I do not regret to inform you that things are not getting worse.
I repeat: the situation is not deteriorating rapidly. Kids these days are not kidnapping all that is good and right.
All of us kids are going to be alright.
At Tabby’s Place, we never tire of a certain phenomenon. Throw a half-dozen kittens into the same room, and they will instantly — we’re talking in the time it takes to conceive an idea or a hunger pang or a creature — become best friends.
Adult cats are a surlier story.
While there are exceptions (exhibit A: Mishush), the average adult cat considers the average kitten to be an offensive example of wasting time.
Disco is the gal whose dance card is so full, there’s simply no time for fooling about. This is not to say that our snoozy-eyed, lumbering tabby makes haste — it would be more accurate to report that she makes her way through this world as though walking through paste — but she has her own schedule, her own priorities, her own secret inner calendar of events.
Sitting on the floor and playing with Legos does not figure into that planner.
“Sitting on the floor and playing with Legos” is kittens’ collective core competency, metaphorically speaking. (Although, hand Armadillo and Rodeo some literal primary-colored blocks with round shnubbins on the top, and I suspect they’d have a literal grand old time.)
You see the problem here.
Disco has the simultaneous honor and dishonor of living in the Tabby’s Place Lobby, which means her exposure to kittens is as inescapable as your exposure to Vin Diesel’s filmography, Bed Bath and Beyond coupons, and the moody sky over your head.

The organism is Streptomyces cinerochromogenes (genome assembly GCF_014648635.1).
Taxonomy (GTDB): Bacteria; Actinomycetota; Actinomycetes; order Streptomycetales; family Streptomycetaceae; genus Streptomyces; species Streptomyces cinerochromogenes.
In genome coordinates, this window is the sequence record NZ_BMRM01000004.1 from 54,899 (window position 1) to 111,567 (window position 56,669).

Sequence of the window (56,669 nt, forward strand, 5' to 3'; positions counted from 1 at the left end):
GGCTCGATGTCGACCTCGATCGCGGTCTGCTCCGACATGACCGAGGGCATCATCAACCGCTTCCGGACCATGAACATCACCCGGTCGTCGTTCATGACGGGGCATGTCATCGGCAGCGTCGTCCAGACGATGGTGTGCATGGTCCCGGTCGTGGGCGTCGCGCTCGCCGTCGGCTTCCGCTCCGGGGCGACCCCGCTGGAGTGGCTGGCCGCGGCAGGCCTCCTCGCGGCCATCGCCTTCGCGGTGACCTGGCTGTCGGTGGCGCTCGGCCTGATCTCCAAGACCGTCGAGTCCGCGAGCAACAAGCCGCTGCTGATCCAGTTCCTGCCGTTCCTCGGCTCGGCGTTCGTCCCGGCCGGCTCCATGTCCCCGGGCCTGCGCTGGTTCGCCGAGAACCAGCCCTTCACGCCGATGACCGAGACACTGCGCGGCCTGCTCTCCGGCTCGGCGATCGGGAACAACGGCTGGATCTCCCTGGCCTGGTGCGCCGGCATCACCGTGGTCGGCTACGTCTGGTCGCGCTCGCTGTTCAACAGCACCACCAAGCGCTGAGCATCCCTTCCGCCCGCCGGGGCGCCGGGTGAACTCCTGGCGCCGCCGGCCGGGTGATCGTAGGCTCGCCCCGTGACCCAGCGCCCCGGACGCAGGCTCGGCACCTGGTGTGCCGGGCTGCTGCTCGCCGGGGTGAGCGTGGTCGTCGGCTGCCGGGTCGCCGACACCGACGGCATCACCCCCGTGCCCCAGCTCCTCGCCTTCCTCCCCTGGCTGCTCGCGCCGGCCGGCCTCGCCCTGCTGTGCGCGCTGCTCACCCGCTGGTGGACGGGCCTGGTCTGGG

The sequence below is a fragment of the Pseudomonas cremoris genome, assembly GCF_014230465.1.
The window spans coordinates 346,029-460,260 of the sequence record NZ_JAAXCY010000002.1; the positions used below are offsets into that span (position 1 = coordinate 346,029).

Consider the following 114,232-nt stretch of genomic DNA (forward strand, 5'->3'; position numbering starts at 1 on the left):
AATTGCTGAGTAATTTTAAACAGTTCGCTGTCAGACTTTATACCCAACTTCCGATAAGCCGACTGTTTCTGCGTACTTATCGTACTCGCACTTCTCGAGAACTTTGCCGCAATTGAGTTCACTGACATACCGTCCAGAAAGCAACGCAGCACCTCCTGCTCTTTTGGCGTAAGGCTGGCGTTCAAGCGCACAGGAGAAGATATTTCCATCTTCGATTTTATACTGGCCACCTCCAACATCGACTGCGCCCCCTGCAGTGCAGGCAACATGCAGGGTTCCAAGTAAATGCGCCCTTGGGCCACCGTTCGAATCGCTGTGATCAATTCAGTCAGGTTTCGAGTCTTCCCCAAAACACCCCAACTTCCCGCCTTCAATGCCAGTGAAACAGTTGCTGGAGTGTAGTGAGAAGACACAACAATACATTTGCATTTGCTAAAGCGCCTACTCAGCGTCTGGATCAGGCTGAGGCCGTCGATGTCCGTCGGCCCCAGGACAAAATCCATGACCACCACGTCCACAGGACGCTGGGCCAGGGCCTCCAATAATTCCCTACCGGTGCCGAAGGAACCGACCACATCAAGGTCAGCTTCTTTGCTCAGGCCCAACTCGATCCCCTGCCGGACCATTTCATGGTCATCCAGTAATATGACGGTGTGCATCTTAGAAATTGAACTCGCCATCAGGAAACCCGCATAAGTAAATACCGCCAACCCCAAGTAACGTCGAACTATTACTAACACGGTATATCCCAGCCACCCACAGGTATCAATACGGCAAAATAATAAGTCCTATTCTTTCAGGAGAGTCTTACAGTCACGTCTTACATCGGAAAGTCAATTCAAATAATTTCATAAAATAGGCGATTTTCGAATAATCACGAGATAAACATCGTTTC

Kittens live in the Kitten Room (we are savants of creativity in the naming of rooms); the Kitten Room has a floor-to-ceiling glass window; and Disco just can’t two-step away.
Literal report from our behavior log: “Disco was unsuccessful in her attempt to attack the kittens through the glass.”
But before we come down too hard on our frazzled dancer, much less call her curmudgeonly, let us recall the steps that have led one Disco Rosenberg to this particular light-up floor.
She languished in a crowded shelter.
She landed in the perpetual middle-school dance that is Tabby’s Place, complete with the guy in the corner who earnestly believes he is the cosmopolitan debonair answer to every cat’s dreams (Bellamy, beat-boxing a demented version of “Fireball“); the shy guy who really is the cosmopolitan debonair answer to every cat except Disco’s dreams (Flash, who is the scientifically verified opposite of a fireball); and the mischief-beast who just wants to get everyone jumping (Anka, whistling “Strangers in the Night” through his nose).
She was asked to dance. (Not by Flash.)
But no sooner had she found her footing in a home intended to be forever…than she was back on the yellow bus to the world’s most madcap middle school.
The “Adopted And Returned” stamp isn’t an accessory any cat wants to add to her leisure suit, and at age 10+, Disco simply didn’t have time for this.
Or hugs. (Shnoogler beware.)
Or tomfoolery. (Bellamy beware.)
Or, perhaps most of all, kittens.
When the mirrorball keeps turning and time keeps tangling your tiny string-lights of hope, it’s easy to get impatient, imperious, impervious to all the improbable ways the world may actually be getting better.
It’s easy to think that kittens and their kindred spirits (saints, angels, Tabby’s Place employees) are simply wasting time.
When a kitten or an ill-timed human swoops her way, Disco’s first impulse is often to spin around and bellow, “Who darkens my counsel without knowledge?”
But she forgets that wisdom beats knowledge in the daily dance-off every time.
She forgets that she’s made of the same silly, scampering stuff as kittens and dunderheads and creatures of light spirit.